Hamnet by Maggie O’Farrell is one of those rare books that successfully and with quietly devastating effect takes you deep into the life of an historical figure and brings them into life with a vivacity so palpable you feel as if you known them as well as your own friends.
The person in question is Anne Hathaway, wife of the Bard, William Shakespeare, a woman about whom little is known beyond some scant details but whose imagined story, in O’Farrell’s exquisitely talented hands, is the the thing of which wondrous tales are made.
What makes Hamnet stand out as an historical biography of sorts is the way in which the author takes away the usual remove that accompanies stories of people who well and truly predate us and takes deeply and truly and with great simmering emotion into Hathaway’s life.
Also referred to as Agnes, a name that O’Farrell adopts throughout the book to refer to this remarkable woman, Shakespeare’s wife is a formidable woman in her own right, someone who is an accomplished healer, a fiercely loving wife and sister and someone who endures a great deal but persists even so.
And importantly, given the title of the book, she is the devoted mother of Hamnet, her son, the brother to Susanna and his twin Judith, who, rejected by her own stepmother and long-mourning the death of her own mother, has gone to great lengths to give her children the maternal care she was denied.
“And Hamnet? He is re-entering the narrow house, built in a gap, a vacancy. He is sure, now, that other people will be back. He and Judith will no longer be alone. There will be someone here now who will know what to do, someone to assume change of this, someone who will tell him that all is well. He steps in, letting the door swing closed behind him. he calls, to say he is back, he is home. He pauses, waiting for an answer, but there is nothing: only silence.” P. 27)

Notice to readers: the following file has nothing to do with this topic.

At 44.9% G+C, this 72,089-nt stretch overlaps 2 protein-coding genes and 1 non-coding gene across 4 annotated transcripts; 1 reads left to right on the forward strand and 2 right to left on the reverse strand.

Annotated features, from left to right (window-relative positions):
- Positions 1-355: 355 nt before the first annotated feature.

What emerges from this portrait of Agnes Hathaway is what an utterly unusual woman she is for her time.
Unconcerned with the gossip mill of Stratford-Upon-Avon in a way that marks her as distinctly different from her neighbours, and practising a craft that marks her out, even to her own mother-in-law Mary, as someone odd – her eccentricities are often dismissed, rather patronisingly, as the product of her farm upbringing and her predisposition for the natural world over its urban counterpart – Agnes is a woman apart, someone for whom individuality, in a time of societal conformity, is not a detracting quality but a highly-valued positive.
It is no surprise of course that Shakespeare, himself a man apart from his glove-making family whose talents, quite obviously, lay in more creative areas, chose Agnes above all others, and that, just as importantly chose him.
She says at one point in the slowly-unfurling narrative, which moves with considered thoughtfulness but also with an immense emotional power at its core, that she picked Shakespeare as her husband because of the possibilities he contained and where she knew he would take his life.